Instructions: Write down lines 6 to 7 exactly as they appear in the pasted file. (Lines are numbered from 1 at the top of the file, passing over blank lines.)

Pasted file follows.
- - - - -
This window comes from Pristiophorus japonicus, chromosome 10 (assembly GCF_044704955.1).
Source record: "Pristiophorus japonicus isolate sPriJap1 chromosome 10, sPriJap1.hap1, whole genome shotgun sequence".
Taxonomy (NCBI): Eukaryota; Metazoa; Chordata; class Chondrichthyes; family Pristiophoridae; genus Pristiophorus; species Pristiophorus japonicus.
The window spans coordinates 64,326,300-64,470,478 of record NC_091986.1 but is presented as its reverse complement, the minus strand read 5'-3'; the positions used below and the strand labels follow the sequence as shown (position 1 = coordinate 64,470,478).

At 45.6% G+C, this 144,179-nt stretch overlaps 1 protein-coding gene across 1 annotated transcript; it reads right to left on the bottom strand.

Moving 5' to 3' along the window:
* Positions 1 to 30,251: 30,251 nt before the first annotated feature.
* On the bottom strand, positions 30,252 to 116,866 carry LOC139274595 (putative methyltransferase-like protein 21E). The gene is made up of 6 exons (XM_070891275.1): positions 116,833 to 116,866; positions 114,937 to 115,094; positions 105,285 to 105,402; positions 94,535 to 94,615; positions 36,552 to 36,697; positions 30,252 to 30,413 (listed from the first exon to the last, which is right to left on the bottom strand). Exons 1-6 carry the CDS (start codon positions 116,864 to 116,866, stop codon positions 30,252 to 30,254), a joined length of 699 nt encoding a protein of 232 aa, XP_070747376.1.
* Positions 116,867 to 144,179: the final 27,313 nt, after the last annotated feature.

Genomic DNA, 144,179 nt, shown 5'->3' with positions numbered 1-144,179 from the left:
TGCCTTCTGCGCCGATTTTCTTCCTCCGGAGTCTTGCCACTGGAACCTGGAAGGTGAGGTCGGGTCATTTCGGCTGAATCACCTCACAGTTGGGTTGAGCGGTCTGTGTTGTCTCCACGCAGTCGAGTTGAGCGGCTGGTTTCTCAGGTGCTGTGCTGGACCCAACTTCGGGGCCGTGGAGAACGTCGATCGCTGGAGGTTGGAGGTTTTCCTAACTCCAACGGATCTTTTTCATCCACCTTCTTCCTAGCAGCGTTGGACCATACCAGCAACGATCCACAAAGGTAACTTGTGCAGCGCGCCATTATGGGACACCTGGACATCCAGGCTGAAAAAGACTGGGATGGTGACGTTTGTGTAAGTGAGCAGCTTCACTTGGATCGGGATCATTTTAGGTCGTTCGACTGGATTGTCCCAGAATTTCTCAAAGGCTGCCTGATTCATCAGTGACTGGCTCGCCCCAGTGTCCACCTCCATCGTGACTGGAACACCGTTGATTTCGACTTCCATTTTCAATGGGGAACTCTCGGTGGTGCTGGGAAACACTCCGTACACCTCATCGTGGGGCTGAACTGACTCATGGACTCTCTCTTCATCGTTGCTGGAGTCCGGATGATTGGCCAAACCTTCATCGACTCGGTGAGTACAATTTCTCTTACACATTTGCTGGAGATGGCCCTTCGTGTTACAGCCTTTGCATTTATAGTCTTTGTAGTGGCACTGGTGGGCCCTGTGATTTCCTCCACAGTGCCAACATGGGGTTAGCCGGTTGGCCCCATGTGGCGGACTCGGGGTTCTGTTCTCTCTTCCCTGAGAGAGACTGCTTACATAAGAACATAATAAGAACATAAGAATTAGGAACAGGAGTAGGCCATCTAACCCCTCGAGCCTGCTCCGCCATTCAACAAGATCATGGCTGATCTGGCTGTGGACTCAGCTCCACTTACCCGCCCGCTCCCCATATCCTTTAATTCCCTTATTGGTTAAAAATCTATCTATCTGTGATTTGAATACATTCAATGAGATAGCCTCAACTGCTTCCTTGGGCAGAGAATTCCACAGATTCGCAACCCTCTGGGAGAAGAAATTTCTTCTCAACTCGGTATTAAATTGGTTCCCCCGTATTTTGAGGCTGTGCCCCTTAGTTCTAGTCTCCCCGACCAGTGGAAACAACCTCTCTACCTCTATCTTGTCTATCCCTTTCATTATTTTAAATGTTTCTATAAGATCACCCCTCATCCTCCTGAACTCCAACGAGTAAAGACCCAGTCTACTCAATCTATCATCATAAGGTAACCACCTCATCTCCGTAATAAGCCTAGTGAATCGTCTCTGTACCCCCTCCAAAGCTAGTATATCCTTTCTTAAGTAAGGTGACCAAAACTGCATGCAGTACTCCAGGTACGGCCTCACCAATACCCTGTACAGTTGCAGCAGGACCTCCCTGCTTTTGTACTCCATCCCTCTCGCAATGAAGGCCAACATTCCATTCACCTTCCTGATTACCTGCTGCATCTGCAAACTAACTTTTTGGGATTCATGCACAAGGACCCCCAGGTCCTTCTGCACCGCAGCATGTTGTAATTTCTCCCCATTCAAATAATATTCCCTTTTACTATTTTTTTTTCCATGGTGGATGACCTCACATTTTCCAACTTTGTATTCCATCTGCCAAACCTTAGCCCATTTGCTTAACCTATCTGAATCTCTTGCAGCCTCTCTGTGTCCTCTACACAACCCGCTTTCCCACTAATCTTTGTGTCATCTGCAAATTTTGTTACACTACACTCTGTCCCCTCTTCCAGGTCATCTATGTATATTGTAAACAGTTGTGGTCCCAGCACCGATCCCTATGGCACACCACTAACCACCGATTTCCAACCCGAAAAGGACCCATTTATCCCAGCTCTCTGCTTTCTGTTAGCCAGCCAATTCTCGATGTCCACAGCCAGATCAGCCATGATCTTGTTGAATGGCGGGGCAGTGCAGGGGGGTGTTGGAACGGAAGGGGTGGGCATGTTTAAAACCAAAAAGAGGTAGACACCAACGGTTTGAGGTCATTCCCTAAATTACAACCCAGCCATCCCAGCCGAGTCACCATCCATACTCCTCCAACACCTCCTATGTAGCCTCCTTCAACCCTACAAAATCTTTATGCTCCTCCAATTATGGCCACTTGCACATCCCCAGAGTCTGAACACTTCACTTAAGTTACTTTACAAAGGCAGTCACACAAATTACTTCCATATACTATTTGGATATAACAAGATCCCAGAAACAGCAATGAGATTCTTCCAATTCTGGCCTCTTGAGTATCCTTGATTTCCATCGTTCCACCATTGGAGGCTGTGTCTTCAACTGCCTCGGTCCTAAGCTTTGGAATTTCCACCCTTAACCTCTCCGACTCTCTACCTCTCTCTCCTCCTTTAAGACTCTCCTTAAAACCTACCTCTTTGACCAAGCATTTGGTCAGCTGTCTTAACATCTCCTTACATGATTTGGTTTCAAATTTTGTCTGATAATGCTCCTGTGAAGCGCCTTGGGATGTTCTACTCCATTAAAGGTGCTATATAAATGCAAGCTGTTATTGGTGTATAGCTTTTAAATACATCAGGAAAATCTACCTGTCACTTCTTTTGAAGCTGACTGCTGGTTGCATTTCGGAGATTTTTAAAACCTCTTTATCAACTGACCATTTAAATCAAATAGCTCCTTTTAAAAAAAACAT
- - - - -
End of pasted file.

Moving 5' to 3' along the window:
* Positions 1 to 30,251: 30,251 nt before the first annotated feature.